By Max Dunbar.
The Diaries of a Fleet Street Fox, ‘Lilly Miles’, Constable 2013
Now is not a great time to be a tabloid journalist. True, up until a few years ago, it was a great profession to be in. No other country in the world has a tabloid culture like England. Tabloids set the agenda. They swing elections – or, at least, politicians think they do, and doesn’t that amount to the same thing? Even post Leveson, David Cameron has had this week to make a statement following a furore that erupted because Hilary Mantel may or may not have said something slightly rude about the Duchess of Cornwall.
In her Diaries of a Fleet Street Fox, sensational blogger Susie Boniface mapped out the redtop’s Brothers Grimm:
It’s just that, after a while, it becomes apparent that there are perhaps only a handful of real stories in the world, retold over and over again. The corrupt politician, the cheating spouse, the sick baby, Cinderella and Dick Whittington. Open any newspaper and you see a version of the same fairy tale played out with different names and dates, but each one is like a screw that follows the same thread. Barack Obama’s road to the White House, for example, is pure Dick. Most female celebrities indulge in a bit of warped Cinderella mythology. The economic crisis is just one big hunt to find a villain to pin it on.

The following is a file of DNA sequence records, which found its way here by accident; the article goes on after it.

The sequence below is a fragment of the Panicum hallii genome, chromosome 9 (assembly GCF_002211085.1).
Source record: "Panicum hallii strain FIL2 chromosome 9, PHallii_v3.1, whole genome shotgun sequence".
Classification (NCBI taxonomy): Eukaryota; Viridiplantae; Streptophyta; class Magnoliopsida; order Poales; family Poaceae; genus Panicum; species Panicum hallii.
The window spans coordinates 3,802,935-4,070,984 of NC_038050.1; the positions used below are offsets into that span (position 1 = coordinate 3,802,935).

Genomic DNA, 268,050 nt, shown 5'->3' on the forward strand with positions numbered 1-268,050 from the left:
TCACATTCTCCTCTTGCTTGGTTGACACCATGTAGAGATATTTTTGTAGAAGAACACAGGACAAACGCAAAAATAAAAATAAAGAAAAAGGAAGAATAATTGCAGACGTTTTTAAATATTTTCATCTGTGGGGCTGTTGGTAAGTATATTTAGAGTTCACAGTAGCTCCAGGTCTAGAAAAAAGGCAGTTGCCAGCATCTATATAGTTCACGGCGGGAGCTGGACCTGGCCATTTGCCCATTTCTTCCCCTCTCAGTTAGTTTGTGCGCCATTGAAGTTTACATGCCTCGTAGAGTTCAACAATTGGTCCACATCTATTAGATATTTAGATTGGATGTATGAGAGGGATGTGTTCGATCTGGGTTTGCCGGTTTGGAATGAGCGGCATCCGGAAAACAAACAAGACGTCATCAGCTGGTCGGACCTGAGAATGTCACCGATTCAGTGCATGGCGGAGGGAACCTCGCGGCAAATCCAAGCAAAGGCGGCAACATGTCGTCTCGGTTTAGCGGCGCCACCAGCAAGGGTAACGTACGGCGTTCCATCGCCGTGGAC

This world comes with its own argot. As the Fox also points out, tabloids use language almost never seen in writing or heard in speech: ‘boffin,’ ‘fracas,’ ‘tot,’ ‘rumpus,’ ‘tryst’… ‘Has anybody, in the history of mankind, ever really romped?’ There is also a ‘quintessentially English’ combination of prurience and puritanism: tabloids show bare breasted or revealing shots of young women but asterisk out the vowels of harmless swearwords. Tabloid narrative is a kind of burlesque or commedia dell’arte, complete with balladeers, panting swordsmen, and chuckling, hook-handed villains.
The diaries begin with the Fox getting into a melodrama of her own. A check of her husband’s work emails – which he had incautiously left open on his computer – reveals that for some time he has been playing away with a woman several stones heavier than the Fox herself. Aside from mob bosses, the worst people to cheat on are journalists. In a matter of moments the Fox has found the cuckoldette’s street address: also, ‘date of birth, family history, workplace, friends’ details and her phone number. Not many wives could have done that’. She hits the woman’s doorstop and catches her love rat there. There follows a threat to kill, a rather awkward scene and a night in the cells.